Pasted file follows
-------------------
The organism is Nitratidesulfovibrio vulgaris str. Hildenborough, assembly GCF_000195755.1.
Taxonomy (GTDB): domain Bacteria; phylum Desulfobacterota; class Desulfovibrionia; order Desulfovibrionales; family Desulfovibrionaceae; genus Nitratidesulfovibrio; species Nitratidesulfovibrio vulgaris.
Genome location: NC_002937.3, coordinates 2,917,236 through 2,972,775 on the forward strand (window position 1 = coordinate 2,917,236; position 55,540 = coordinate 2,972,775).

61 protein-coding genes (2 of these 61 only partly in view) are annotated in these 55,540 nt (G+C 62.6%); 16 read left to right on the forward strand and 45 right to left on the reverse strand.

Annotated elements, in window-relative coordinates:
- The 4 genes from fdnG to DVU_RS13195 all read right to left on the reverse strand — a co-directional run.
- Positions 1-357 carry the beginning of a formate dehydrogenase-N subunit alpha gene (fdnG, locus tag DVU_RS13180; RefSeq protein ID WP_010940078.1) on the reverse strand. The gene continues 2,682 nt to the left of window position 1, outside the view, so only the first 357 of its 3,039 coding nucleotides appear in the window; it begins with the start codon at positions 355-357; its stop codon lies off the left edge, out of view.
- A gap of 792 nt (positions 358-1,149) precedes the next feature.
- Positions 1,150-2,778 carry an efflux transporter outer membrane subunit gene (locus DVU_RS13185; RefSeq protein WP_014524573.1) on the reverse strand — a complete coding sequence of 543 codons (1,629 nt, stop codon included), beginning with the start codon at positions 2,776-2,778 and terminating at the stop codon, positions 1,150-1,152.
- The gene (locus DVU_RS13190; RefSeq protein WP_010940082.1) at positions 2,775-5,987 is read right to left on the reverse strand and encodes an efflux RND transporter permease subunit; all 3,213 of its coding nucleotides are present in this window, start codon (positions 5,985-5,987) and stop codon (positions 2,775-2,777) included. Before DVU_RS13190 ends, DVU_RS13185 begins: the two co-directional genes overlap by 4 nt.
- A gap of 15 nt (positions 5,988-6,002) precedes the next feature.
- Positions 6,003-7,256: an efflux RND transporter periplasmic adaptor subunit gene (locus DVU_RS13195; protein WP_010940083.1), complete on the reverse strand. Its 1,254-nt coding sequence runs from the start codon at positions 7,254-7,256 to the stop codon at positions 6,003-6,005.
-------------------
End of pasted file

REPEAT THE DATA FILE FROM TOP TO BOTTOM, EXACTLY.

The organism is Nitratidesulfovibrio vulgaris str. Hildenborough, assembly GCF_000195755.1.
Taxonomy (GTDB): domain Bacteria; phylum Desulfobacterota; class Desulfovibrionia; order Desulfovibrionales; family Desulfovibrionaceae; genus Nitratidesulfovibrio; species Nitratidesulfovibrio vulgaris.
Genome location: NC_002937.3, coordinates 2,917,236 through 2,972,775 on the forward strand (window position 1 = coordinate 2,917,236; position 55,540 = coordinate 2,972,775).

61 protein-coding genes (2 of these 61 only partly in view) are annotated in these 55,540 nt (G+C 62.6%); 16 read left to right on the forward strand and 45 right to left on the reverse strand.

Annotated elements, in window-relative coordinates:
- The 4 genes from fdnG to DVU_RS13195 all read right to left on the reverse strand — a co-directional run.
- Positions 1-357 carry the beginning of a formate dehydrogenase-N subunit alpha gene (fdnG, locus tag DVU_RS13180; RefSeq protein ID WP_010940078.1) on the reverse strand. The gene continues 2,682 nt to the left of window position 1, outside the view, so only the first 357 of its 3,039 coding nucleotides appear in the window; it begins with the start codon at positions 355-357; its stop codon lies off the left edge, out of view.
- A gap of 792 nt (positions 358-1,149) precedes the next feature.
- Positions 1,150-2,778 carry an efflux transporter outer membrane subunit gene (locus DVU_RS13185; RefSeq protein WP_014524573.1) on the reverse strand — a complete coding sequence of 543 codons (1,629 nt, stop codon included), beginning with the start codon at positions 2,776-2,778 and terminating at the stop codon, positions 1,150-1,152.
- The gene (locus DVU_RS13190; RefSeq protein WP_010940082.1) at positions 2,775-5,987 is read right to left on the reverse strand and encodes an efflux RND transporter permease subunit; all 3,213 of its coding nucleotides are present in this window, start codon (positions 5,985-5,987) and stop codon (positions 2,775-2,777) included. Before DVU_RS13190 ends, DVU_RS13185 begins: the two co-directional genes overlap by 4 nt.
- A gap of 15 nt (positions 5,988-6,002) precedes the next feature.
- Positions 6,003-7,256: an efflux RND transporter periplasmic adaptor subunit gene (locus DVU_RS13195; protein WP_010940083.1), complete on the reverse strand. Its 1,254-nt coding sequence runs from the start codon at positions 7,254-7,256 to the stop codon at positions 6,003-6,005.